Widening its pursuit of Hamas beyond the occupied territories, Israel reached into Damascus Sunday, dealing a blow to both Hamas and Syria.
Even as part of official Israel declined to comment Sunday on the death of Izz el-Deen al-Sheikh Khalil, a Hamas operative killed in a car bomb, Israeli security sources told the Associated Press and the Haaretz newspaper that Israel was indeed responsible.
After last month's double bus bombing in the southern city of Beersheba, claimed by Hamas, Israeli army Chief of Staff Moshe Yaalon had said that Israel would "deal with those who support terror" including those "in terror command posts in Damascus."
But Israeli analysts say the killing of Mr. Khalil was more than retribution. Operationally, it deprives Hamas of a key military leader, they say, while it also sends a tough signal to Syria that Israel will not tolerate its hosting of Hamas and other radical groups in Damascus.
"Khalil was the Salah Shehadeh of Damascus," says a former security official who requested anonymity. He was referring to the chief military leader of Hamas in Gaza who was assassinated by a one-ton bomb dropped on his residence in Gaza City two years ago.
The former official says that Khalil was responsible for smuggling weapons into the Gaza Strip from Egypt and for organizing armed operations in the West Bank and Gaza Strip. "The capability of Hamas to activate attacks in the West Bank and Gaza from outside will be reduced for a while," he says.
"Also," he continues, "this attack inside Syria's capital shows the authorities in Damascus that it cannot be used as a hiding place. This is a blow to the prestige of the regime."
In Damascus, a neighbor of Khalil who identified himself only as Nabil said, "He said good morning to us like he did everyday and walked to his car. He got into his car and then the phone rang. When he took the call we heard the explosion. We rushed toward his car and found pieces in the back seat."
Ahmad Haj Ali, an adviser to the Syrian information minister described the bombing as a "terrorist and cowardly action."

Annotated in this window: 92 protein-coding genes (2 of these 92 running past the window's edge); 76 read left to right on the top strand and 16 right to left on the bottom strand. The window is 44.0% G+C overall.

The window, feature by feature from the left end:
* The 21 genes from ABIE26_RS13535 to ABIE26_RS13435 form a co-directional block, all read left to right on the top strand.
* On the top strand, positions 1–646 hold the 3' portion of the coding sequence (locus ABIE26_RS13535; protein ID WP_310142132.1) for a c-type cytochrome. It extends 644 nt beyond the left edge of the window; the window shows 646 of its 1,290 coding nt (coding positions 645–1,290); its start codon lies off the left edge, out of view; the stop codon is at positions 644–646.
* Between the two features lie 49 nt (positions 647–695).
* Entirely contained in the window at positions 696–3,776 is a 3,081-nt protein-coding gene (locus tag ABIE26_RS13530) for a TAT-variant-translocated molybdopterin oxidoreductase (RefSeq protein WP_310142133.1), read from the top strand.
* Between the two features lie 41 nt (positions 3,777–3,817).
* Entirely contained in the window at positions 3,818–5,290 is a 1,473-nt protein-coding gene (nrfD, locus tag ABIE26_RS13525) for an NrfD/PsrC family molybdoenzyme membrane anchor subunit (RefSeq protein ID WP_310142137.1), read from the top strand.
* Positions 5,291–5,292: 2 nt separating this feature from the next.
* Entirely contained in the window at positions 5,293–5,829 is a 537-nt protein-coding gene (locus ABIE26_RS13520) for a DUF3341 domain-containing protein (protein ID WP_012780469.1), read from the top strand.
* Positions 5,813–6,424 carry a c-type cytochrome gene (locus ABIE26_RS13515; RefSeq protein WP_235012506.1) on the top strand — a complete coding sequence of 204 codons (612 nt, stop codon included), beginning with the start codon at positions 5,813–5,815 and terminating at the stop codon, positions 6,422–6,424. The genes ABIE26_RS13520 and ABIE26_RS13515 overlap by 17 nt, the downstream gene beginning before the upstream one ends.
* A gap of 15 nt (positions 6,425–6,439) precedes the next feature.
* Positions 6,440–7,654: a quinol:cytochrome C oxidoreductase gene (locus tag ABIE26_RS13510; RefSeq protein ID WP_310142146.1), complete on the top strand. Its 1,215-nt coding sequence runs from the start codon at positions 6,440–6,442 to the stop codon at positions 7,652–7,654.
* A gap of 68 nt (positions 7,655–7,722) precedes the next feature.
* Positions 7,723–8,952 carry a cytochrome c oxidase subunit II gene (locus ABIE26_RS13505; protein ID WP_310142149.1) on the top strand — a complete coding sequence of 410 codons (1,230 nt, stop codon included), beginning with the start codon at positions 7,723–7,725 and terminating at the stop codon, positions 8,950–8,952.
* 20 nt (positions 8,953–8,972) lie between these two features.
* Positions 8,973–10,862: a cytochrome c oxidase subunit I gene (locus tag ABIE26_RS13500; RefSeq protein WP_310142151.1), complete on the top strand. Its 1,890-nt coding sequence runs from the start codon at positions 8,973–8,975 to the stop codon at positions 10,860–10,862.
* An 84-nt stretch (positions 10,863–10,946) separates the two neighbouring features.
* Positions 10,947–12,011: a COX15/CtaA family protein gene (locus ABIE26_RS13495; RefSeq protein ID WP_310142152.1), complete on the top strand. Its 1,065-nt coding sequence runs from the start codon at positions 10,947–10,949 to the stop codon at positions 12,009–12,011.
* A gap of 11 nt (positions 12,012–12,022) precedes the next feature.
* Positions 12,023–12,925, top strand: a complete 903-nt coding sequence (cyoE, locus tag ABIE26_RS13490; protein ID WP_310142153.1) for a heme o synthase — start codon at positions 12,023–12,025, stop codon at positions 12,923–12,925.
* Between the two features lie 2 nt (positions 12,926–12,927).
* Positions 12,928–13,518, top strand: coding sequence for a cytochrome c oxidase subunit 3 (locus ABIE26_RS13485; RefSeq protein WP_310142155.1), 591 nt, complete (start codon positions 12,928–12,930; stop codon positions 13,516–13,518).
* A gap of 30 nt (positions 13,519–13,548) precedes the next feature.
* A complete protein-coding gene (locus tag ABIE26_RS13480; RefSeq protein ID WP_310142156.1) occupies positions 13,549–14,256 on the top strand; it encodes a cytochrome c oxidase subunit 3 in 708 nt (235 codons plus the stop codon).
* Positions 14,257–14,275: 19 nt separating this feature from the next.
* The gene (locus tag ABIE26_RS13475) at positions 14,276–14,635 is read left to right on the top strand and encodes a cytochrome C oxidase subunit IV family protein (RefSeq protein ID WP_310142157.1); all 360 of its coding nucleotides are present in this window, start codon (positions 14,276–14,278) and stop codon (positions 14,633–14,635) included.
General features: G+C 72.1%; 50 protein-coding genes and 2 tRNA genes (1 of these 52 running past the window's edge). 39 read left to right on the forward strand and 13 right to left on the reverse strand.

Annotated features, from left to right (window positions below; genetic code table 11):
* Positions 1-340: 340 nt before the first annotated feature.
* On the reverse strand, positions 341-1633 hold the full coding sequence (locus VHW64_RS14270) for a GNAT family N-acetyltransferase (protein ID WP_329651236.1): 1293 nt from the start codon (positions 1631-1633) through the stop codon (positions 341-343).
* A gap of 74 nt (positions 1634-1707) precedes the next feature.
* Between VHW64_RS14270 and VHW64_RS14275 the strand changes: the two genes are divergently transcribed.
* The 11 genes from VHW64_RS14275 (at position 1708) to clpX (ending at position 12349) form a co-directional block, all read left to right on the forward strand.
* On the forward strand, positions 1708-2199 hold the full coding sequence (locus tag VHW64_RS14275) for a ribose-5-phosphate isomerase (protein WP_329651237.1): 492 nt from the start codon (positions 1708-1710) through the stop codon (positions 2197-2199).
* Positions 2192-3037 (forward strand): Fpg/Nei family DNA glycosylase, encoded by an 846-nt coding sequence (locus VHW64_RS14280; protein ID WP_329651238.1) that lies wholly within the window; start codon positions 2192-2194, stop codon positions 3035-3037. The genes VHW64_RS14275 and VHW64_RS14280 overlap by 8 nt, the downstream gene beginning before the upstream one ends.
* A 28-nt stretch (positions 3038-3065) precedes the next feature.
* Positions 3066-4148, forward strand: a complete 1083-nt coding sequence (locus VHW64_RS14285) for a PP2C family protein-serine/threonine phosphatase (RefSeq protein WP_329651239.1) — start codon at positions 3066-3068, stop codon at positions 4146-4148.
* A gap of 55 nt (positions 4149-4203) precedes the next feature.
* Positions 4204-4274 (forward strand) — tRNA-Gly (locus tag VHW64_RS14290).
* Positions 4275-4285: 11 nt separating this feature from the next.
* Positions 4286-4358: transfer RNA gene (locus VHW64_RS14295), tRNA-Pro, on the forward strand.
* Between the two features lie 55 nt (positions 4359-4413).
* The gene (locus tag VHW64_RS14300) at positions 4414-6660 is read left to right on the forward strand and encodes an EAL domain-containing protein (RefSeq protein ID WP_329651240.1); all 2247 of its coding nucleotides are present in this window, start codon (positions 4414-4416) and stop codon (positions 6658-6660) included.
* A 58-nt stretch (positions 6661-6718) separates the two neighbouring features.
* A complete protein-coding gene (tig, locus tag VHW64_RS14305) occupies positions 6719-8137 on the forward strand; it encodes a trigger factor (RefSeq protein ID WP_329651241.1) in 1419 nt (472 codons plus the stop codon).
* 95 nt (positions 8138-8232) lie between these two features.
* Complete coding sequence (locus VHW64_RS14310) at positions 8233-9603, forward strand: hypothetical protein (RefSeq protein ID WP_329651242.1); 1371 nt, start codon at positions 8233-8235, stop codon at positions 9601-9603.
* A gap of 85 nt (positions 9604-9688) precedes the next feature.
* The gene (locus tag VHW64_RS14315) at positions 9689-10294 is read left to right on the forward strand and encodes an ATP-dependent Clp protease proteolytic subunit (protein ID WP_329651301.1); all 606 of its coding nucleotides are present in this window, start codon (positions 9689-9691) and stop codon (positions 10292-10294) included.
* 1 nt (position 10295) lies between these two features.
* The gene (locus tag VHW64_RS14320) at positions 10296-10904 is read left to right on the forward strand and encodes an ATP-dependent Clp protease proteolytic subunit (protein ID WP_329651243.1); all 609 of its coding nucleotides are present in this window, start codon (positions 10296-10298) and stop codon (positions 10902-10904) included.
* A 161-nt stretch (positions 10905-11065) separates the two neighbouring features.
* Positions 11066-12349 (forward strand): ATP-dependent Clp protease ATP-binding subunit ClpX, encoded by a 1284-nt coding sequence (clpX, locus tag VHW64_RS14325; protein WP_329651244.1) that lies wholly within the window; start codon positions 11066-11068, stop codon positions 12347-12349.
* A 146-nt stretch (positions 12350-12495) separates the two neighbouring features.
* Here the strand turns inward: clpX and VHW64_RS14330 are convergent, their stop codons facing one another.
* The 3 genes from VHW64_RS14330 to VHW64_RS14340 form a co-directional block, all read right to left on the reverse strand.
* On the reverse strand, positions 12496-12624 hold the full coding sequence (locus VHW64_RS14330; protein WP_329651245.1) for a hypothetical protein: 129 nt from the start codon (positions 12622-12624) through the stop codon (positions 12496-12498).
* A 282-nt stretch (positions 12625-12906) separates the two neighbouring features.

Ghazi Hamed, editor of the Hamas-affiliated al-Risala weekly, faults Washington for the bombing. "Israel would not do this without American permission," he says. "The United States is threatening Syria that 'Israel will attack you if you don't do what we want.' "
Khalil was the latest in a string of Hamas leaders to die at Israel's hands, the others better known than he was. Sheikh Ahmed Yassin, the movement's founder, was assassinated by a helicopter gunship in March as he left a mosque after prayers and acting leader Abdul-Aziz Rantissi was killed a month later.
"Following the killing of Yassin and Rantissi, the leadership outside became much more important," says Reuven Paz, director of the PRISM research institute in Herzliya, near Tel AviV. He estimates that there are 20 to 30 Hamas officials in Damascus that deal with foreign relations, finance, and directing military operations.
But Mr. Hamed says the Damascus headquarters is political and not military: "Israel believes that if it cuts the legs and hands of Hamas outside, then it will impact on Hamas here. I don't think so."
He says the armed wing in the occupied territories is independent and does not receive its orders from outside. Asked about Khalil, Hamed said he did not know what positions he held. He recalled that Khalil was deported to Lebanon along with 414 other Hamas figures in 1992, but, unlike the others, he did not to return to the occupied territories when they were allowed back.
Damascus, according to Mr. Paz, is no longer a safe place for Hamas not only because of Israeli military action but because of American pressure on Syria to oust radical groups headquartered there.
"Regimes like the Syrian regime might think that they are next after Iraq," he says. "And maybe [President] Bashar Assad would like to renew peace negotiations with Israel. He could easily sell out the Hamas leadership to improve his situation with the US or Israel."
Paz believes that despite the Israeli military strikes, Hamas is a highly durable organization inside the occupied territories.
"This is not just a terrorist organization, it has a well-organized social, educational, and cultural infrastructure which is seen as incorrupt. They might take a break now [from attacks] to invest more efforts in the municipal elections" beginning on Dec. 9, in which Hamas will field candidates, he says.
But Sami Abu Zahari, the Hamas spokesman in Gaza, pointed toward revenge.
"This crime expands and enlarges the struggle into Arab lands. The reply is obvious: escalating the attacks. We count on our Arab and Moslem youth to take action," he told Al Jaazera in an interview Sunday.
• Wire services contributed to this report.